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The Feminist Struggle Portrayed In Brief History Of The Horse

1378 words - 6 pages

The Feminist Struggle Portrayed in Brief History Of The Horse  

Lorna Crozier's poem, "A Brief History Of The Horse", offers many different interpretations. However, the structure of the poem breaks down into three stages: past, present, and future. By examining the archetypes within the poem, it can be suggested that the horse stands to represent the feminist struggle, the ongoing battle for women to have an equal place in society.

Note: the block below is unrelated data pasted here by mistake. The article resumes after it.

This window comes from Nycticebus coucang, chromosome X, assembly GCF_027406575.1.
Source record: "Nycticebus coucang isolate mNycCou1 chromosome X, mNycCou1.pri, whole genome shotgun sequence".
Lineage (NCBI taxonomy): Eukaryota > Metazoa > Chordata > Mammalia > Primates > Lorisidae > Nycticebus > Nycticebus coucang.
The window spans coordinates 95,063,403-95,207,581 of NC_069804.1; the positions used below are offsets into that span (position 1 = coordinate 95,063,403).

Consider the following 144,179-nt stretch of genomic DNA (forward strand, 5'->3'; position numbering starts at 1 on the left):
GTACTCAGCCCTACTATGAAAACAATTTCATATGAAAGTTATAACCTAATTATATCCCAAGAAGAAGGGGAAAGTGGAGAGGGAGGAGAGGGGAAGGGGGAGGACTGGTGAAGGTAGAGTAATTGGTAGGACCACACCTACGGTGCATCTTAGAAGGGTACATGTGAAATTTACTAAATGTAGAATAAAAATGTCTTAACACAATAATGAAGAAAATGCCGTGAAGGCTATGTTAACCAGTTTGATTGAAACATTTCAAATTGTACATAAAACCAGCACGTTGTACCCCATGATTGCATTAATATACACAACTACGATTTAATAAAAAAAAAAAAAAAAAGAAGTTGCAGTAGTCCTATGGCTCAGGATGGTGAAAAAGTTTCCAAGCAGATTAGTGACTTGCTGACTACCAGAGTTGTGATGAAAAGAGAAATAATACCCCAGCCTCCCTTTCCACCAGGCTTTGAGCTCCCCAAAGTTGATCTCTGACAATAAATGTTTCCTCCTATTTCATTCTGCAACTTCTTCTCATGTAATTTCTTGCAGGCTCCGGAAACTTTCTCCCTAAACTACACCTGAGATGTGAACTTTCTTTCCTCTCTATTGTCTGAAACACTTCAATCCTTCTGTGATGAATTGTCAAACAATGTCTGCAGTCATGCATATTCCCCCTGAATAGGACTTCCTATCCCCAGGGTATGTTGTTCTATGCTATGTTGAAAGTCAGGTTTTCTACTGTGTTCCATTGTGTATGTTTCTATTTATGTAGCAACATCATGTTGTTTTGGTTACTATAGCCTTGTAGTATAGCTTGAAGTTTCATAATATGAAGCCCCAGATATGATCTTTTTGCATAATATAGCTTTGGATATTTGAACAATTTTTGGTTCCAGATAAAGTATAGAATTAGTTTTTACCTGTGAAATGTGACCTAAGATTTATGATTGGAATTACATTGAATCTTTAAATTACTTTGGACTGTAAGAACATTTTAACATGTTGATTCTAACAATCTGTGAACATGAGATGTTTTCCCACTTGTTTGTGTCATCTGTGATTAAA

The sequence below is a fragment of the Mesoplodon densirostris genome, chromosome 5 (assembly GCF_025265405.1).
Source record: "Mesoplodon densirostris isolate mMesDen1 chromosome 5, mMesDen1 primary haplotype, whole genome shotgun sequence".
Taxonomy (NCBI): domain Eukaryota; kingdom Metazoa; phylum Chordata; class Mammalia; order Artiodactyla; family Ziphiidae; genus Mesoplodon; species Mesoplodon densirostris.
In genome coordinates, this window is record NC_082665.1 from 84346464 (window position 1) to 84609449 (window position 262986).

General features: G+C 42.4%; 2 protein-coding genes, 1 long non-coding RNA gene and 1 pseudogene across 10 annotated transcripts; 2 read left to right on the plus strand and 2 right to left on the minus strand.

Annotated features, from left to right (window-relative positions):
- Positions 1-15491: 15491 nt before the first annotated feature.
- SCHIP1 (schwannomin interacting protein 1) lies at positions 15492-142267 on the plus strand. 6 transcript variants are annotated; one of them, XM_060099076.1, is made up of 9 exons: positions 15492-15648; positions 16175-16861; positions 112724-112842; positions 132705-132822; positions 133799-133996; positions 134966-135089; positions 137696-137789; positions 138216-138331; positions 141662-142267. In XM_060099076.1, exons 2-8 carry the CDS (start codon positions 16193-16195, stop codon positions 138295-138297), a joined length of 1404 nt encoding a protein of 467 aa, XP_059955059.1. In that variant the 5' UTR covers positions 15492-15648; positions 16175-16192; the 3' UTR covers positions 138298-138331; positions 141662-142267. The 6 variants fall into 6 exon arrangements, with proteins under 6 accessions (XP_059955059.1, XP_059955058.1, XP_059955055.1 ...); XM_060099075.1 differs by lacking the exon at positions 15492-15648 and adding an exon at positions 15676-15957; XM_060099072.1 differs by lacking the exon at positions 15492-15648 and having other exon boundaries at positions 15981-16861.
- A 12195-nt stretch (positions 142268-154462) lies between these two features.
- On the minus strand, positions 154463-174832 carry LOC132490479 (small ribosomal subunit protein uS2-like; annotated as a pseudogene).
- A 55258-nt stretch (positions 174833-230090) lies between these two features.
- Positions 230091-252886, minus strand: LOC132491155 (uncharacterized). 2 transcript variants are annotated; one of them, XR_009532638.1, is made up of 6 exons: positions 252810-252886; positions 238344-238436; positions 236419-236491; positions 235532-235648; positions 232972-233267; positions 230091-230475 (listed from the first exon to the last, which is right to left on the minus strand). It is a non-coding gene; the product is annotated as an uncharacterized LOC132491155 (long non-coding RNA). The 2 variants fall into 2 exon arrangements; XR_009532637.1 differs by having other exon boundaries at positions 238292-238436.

In explicating "A Brief History Of The Horse," it is of primary importance to examine the logopoeia (thought level) of the poem. The archetype of the horse suggests the poem's feminist aspect. To elucidate, the horse, as a Jungian archetype, represents motherhood and the magic side of man. What Jung refers to as the "`mother withing all of us,' or intuitiveness, and lies in the subconscious"(Cirlot, 151). In Crozier's poem, reference to the subconscious is quite apparent in the first stanza or stage; the horse grazes in "pastures of sleep." A grazing horse is also symbolic of freedom and peace (Oderr, 69); however, this freedom can only be obtained in sleep. The mother figure is also represented by the fact that the soldiers are within the horse. They are in the belly of the horse: "the soldiers feel the sway of the horse's belly as she races night across the meadows"(260). This implies the notion of a fetus in a womb. However, the men (soldiers) are not aware of the outside world of the horse, believing that they are in "a hold of a ship that smells of grass and forgetfulness"(260). Thus, the notion that the horse is grazing in a pasture of green grass (peace), yet the men(soldiers) are unable to see the truth. They are unaware of what problems the horse is actually faced with. The soldiers lack intuitiveness and understanding, locked "each in his own corner of darkness, his corner of despair"(260). They are blind to the ills of the horse, to which, being a male, I would have to agree. It is hard for one to acknowledge or even comprehend the struggles of another unless you are the individual. For example, I can examine what it would be like to be a woman in society, but I could never truely grasp what it is like to be pregnant, or to give birth, or constantly play a subordinate role. The soldier's lack of intuitiveness and understanding of the horse is explicitly explained by Crozier, "they can't understand her hours of stillness" or "the mad sound of flies eating her ears" (260). Therefore, men(the soldiers) are not able to comprehend, nor are they willing to understand the feminine struggle. This unwillingness from men to accept or understand the feminist perspective is demonstrated in the next line: "each remembers being pushed through the pale thighs of his wound away from the field where he fell." Thus, men reject the notion of the fact that women are the bearers; humanity is carried and born by women. However, "his wound" may connotate that to be born of a woman is somewhat hurtful. It is their...

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